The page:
Welcome to another installment in my cybersecurity for business owners series. Black Hat held a good webinar today on securing POS (Point of Sale) Systems. I published an article on this topic (with input from one of our security engineers, Scott “Shagghie” Scheferman) a couple of weeks ago but this webinar had some additional soundbites that may be useful to business owners, particularly those who use POS systems.
Eric Fiterman was the first presenter, and he brought up some interesting points:
Initial results indicate that the compromise Target's network and the initial attach vector may have been the energy control systems. As we’ve noted in other scenarios and after discussions with many vendors, energy control systems, microgrid systems and other clean energy systems are emerging everywhere, and security implications seems to be a secondary concern at best when they are installed and integrated with existing networks. In a previous post I noted this is a similar situation with networked medical devices being installed in hospitals.
Eric mentioned the heavy emphasis on compliance vs actual security. We’ve noted this after more than a decade of securing information systems for the Department of Defense, where the emphasis on “doing things right” in the security realm outweighs the importance of “doing the right things” in security.
The push towards the cloud expands the attack surface significantly, often in ways that are not immediately obvious or understood.
Anything that holds a credit card number should be considered a POS system.
Mr. Fiterman recommended the following ways in which to reduce one’s risk as a business owner:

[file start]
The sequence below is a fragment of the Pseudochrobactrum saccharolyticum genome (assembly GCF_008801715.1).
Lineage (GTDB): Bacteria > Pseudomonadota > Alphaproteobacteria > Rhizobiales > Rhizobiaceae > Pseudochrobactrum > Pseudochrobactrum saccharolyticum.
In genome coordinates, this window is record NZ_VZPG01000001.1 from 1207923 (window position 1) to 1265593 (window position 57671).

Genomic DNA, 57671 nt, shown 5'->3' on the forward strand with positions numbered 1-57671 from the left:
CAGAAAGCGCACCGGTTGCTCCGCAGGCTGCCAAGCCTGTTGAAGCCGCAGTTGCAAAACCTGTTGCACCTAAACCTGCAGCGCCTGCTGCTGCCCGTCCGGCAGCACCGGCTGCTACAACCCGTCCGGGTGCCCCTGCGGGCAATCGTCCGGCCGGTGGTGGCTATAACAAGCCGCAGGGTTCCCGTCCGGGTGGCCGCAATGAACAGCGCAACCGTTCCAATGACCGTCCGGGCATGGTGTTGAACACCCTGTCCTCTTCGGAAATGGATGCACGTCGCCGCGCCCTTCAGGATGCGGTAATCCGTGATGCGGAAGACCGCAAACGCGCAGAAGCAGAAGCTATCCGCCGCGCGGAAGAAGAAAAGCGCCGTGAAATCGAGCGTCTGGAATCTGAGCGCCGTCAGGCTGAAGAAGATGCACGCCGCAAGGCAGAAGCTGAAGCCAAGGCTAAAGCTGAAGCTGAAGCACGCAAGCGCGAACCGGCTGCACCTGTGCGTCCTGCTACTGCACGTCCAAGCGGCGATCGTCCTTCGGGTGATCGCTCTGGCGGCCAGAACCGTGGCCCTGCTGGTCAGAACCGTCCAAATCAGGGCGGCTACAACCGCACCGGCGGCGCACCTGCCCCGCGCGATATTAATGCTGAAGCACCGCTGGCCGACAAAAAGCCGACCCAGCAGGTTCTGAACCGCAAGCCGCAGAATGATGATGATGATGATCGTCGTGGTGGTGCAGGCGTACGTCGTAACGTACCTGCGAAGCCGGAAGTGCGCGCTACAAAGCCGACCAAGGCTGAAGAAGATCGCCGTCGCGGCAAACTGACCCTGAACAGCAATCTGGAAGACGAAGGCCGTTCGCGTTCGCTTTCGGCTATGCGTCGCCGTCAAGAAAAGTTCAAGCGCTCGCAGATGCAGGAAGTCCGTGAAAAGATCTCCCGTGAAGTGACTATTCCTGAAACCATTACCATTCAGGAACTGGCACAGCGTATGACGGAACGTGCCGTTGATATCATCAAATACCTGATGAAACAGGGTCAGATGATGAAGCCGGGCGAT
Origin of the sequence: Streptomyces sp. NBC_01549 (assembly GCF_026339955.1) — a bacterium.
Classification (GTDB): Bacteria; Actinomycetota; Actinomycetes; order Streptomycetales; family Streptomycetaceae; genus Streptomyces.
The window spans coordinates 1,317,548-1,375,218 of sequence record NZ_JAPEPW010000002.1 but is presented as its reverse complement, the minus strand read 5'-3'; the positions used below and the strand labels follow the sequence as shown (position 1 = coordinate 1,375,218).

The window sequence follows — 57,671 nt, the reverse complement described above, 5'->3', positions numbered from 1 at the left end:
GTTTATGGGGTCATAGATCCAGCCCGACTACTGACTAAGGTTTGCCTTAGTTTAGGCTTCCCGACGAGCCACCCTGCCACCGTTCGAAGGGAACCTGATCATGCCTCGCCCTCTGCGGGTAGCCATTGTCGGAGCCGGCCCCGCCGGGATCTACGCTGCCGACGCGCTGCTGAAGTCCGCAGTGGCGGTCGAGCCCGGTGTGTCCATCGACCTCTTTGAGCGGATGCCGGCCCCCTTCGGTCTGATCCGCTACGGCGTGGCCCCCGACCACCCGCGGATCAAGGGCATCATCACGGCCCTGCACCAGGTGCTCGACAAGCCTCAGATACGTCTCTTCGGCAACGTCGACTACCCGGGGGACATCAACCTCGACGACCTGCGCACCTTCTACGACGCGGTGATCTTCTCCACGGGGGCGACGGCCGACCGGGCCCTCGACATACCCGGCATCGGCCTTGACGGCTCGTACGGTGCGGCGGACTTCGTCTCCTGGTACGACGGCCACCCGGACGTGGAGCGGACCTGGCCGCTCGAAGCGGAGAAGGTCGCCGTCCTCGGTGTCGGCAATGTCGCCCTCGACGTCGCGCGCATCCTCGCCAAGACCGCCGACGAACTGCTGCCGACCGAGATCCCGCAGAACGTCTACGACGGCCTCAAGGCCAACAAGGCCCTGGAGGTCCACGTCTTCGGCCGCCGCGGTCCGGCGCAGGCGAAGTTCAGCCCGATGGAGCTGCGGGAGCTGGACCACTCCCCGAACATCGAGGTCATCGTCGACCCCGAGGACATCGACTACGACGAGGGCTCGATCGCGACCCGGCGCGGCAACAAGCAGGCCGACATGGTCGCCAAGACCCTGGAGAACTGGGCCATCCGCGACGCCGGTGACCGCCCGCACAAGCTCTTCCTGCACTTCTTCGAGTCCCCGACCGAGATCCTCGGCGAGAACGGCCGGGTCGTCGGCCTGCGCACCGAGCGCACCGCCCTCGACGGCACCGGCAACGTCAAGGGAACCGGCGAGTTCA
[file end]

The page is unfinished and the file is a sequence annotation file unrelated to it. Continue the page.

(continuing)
Reduce exposure by getting rid of data that is not required for immediate business purposes and using third party vendors (PayPal, etc) to process credit card payments.
Encrypting credit card numbers at the point of acceptance.
Focusing on security in addition to compliance (you can’t really ignore compliance or else the regulatory agencies get mad at you).
Understanding how your network and domain infrastructure can work against you.
Locating the initial attack vector asap, rather than focusing on the end target (although that also needs to be fixed). Otherwise you can be chasing a number of feints and actual attacks that are all originating from the same initial entry point and spend for more money and time trying to eliminate the threat.
Jeffery Guy, a former Air Force cyber ninja and current security expert, also spoke. His message was that every company should expect to be breached and that although a compromise may only take seconds, it will take months of time and an average of $341,000 to fix each breach (as Target is finding out now).
70% of all cyber attacks against businesses happen against small businesses, and although many business owners feel they “aren’t worth the time” of an attacker, the reality is that they are the primary targets and victims of cybercrime.
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